This button in this situation produces an error report … therefor the button should be disabled.
I question this line of reasoning. I have observed this reasoning used at all levels, from programmers, to UI designers, to Product managers, and even to customers (users) themselves. The goal seems to be “protect the user from error messages”. Some people naively think that a perfect user interface is one in which the user never sees an error message.
“Good usability” means that a user can use a product without requiring significant training. It should be expert friendly as well as novice friendly. This means that the product itself helps to train the novice user. An error message is an opportunity to learn.
Intelligent people learn from mistakes. My dad used to say that “if you are not making mistakes you are not learning anything.” Imagine, if you can, a school designed around the idea of preventing students from making mistakes. Imagine a math teacher who instead of grading a test, would correct all the mistakes or otherwise prevent students from having incorrect answers. Clearly, the student would learn very little. Students who already knew all the concepts would do fine, but those attending to pick up concepts would be out of luck. It would be “expert friendly” but not “novice friendly”. Allowing students to make mistakes (safely) and learn from them is a widely accepted pedagogical principle.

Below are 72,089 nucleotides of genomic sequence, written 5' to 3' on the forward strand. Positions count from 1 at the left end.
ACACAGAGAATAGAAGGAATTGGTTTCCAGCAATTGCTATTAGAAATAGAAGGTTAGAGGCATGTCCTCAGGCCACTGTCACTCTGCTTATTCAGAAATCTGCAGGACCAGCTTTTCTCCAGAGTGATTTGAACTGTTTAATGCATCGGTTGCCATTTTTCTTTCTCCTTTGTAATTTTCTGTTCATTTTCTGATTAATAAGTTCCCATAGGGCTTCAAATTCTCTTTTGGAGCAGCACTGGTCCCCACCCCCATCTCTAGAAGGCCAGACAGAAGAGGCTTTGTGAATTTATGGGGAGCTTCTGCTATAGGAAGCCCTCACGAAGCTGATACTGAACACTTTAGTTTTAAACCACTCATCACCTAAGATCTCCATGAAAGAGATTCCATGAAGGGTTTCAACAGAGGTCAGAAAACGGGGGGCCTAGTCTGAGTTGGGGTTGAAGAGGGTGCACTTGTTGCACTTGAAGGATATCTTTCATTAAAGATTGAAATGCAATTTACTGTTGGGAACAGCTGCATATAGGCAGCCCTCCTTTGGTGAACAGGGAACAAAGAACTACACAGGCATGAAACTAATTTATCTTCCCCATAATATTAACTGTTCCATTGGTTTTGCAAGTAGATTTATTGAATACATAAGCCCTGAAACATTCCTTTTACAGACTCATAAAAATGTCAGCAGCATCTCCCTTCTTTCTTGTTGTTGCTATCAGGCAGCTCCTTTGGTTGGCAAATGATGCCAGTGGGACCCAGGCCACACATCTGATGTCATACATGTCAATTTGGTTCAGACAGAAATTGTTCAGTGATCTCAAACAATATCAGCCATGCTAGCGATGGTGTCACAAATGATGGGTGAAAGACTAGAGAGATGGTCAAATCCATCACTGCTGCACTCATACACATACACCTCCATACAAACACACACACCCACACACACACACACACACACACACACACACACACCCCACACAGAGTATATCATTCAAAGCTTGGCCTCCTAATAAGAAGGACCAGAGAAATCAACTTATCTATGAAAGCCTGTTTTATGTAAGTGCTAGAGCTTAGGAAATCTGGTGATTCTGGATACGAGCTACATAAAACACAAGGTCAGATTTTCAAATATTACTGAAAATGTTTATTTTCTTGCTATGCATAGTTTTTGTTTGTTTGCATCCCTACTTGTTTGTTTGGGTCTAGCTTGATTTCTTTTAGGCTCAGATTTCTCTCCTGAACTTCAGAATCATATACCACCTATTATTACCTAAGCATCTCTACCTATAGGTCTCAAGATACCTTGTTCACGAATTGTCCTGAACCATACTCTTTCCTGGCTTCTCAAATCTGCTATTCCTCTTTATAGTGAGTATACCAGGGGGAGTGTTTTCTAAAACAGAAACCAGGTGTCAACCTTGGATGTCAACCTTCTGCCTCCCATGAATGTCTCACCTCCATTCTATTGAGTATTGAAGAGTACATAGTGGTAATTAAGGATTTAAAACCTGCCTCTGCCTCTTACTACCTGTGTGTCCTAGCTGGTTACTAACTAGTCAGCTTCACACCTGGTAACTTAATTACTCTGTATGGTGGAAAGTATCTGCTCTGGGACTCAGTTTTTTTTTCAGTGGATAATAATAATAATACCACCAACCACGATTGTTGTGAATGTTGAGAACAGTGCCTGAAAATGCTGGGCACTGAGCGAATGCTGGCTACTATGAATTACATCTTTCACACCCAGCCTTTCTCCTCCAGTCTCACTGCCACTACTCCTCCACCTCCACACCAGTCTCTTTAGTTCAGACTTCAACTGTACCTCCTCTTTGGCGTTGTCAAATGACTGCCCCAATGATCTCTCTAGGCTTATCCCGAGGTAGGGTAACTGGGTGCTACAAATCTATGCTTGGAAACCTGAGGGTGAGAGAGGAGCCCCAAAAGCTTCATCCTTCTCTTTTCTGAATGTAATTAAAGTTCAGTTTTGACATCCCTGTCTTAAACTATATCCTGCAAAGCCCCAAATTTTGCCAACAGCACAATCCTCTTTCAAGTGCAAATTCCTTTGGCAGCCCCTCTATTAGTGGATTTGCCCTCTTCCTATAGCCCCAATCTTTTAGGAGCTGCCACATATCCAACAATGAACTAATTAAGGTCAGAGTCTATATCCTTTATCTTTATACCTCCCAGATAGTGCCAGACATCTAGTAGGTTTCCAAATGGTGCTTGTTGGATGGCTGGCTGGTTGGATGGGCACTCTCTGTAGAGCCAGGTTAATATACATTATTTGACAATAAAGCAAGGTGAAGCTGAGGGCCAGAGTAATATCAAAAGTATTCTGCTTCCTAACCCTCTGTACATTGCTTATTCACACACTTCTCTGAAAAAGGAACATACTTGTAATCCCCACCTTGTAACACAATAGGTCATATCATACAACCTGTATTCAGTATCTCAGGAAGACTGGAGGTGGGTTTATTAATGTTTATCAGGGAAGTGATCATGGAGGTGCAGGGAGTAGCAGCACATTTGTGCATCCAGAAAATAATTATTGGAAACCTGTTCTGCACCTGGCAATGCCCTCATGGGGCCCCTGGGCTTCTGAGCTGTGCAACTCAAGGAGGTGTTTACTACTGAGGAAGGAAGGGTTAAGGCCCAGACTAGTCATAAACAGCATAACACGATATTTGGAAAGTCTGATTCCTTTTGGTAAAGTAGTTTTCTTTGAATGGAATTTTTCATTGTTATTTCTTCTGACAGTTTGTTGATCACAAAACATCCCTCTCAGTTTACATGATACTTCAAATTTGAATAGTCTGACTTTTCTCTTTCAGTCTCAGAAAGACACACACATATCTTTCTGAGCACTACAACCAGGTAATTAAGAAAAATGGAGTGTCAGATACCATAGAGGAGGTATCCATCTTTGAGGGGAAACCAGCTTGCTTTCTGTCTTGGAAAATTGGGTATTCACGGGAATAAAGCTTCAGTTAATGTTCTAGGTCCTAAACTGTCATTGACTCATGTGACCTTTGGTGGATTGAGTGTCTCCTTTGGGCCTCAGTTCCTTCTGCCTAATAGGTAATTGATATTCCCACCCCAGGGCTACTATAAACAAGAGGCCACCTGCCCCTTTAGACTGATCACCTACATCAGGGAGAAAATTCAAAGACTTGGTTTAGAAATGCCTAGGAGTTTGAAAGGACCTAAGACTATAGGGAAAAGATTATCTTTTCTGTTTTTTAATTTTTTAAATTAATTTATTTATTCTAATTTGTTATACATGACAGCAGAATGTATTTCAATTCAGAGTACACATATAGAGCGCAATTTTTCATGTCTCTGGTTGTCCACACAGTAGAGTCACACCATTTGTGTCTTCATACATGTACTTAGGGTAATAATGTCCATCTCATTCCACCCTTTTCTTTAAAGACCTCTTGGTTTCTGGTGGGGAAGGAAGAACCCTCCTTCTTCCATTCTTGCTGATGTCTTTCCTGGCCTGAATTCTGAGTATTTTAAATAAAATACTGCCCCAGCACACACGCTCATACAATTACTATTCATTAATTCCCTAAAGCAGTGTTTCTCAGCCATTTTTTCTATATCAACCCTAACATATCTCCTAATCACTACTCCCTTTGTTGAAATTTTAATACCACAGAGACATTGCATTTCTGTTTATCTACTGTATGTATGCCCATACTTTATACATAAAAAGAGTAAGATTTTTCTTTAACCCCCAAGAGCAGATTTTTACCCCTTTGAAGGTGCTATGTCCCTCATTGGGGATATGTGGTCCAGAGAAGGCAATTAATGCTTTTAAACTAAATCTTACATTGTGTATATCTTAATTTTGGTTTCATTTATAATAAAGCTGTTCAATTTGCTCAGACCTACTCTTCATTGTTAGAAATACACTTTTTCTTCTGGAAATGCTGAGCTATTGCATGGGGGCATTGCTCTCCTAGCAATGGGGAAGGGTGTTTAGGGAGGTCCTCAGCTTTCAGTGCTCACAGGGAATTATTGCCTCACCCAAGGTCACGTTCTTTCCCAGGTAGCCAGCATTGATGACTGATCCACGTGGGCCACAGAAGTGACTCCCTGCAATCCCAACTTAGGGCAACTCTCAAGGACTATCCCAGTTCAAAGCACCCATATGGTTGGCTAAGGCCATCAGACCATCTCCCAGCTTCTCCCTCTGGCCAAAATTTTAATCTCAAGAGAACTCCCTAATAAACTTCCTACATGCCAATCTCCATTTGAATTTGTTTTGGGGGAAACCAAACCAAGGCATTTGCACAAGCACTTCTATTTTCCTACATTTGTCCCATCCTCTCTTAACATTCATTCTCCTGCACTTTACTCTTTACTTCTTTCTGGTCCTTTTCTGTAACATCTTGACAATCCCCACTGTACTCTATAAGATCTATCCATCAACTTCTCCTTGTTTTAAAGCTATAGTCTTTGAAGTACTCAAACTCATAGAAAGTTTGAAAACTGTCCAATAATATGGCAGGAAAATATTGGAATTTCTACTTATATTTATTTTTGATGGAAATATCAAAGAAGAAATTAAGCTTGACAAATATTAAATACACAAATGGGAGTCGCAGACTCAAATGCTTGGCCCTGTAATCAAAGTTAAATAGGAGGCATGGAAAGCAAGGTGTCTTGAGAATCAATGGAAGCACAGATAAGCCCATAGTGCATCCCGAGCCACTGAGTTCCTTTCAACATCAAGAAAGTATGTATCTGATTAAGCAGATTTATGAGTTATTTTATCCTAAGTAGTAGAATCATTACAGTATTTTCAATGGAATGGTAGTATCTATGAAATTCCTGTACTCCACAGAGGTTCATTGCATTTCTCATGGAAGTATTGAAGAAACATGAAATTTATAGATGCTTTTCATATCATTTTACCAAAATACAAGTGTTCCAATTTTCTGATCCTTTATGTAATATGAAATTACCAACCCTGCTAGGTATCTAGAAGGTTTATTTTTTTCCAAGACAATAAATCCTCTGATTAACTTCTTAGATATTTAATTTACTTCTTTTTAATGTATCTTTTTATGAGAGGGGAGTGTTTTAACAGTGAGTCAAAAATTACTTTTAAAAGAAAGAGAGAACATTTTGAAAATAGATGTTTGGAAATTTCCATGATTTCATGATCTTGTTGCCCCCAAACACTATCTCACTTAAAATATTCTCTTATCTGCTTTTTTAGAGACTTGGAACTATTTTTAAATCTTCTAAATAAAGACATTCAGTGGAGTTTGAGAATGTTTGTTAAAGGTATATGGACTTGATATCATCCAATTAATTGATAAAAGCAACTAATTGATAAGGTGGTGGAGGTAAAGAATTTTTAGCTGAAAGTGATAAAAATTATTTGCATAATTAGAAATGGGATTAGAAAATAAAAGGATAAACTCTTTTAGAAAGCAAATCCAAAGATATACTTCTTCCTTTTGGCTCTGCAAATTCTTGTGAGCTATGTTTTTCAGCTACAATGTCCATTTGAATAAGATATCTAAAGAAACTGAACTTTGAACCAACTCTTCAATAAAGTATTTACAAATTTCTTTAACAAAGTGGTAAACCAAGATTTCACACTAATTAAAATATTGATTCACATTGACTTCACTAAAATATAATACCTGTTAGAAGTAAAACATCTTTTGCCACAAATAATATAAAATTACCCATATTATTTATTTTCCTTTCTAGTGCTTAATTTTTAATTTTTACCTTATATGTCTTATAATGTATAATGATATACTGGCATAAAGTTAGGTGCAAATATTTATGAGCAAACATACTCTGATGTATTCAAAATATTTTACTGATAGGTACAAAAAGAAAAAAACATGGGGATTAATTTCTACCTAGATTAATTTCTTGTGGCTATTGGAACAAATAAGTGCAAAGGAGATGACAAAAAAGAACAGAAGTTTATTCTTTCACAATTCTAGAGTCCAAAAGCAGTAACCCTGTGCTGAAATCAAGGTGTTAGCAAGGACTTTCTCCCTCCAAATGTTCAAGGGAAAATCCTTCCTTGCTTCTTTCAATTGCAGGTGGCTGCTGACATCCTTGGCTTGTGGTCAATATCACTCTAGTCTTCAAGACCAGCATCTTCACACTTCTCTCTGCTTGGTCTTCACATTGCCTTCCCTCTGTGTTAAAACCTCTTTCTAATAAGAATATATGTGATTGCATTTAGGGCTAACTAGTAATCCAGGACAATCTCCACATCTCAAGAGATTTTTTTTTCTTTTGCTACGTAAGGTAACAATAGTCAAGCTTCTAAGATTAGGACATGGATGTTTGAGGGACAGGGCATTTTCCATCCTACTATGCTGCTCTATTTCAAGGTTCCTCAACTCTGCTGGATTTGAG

How odd it is that many software designers attempt to eliminate the occurrence of error reports. Error messages are assumed to be “bad”. Usually it is explained: “the user should not have to see an error message.” So they disable controls. I have covered this in the past with posts Please Don’t Disable My Menu Options! and More on Disabling UI Controls. Because of this misguided design principle, the user interface is not as good at training new users. It seems that such software is designed to be “expert friendly” but not “novice friendly”.
In defense of these people, many software packages have extremely poor error reporting interfaces. Often the software “accuses” the person of making a mistake, blaming them for doing something wrong. This makes error reports unnecessarily distasteful.
An error message should instead be presented as an opportunity to learn something about the program. Like any good tutor, the information is presented at the time that you need it, at the time that you try a particular approach. The error message should contain useful information about why that particular action was not applicable at the moment. From this, the user would learn about the software, learn what was possible, and what is not possible.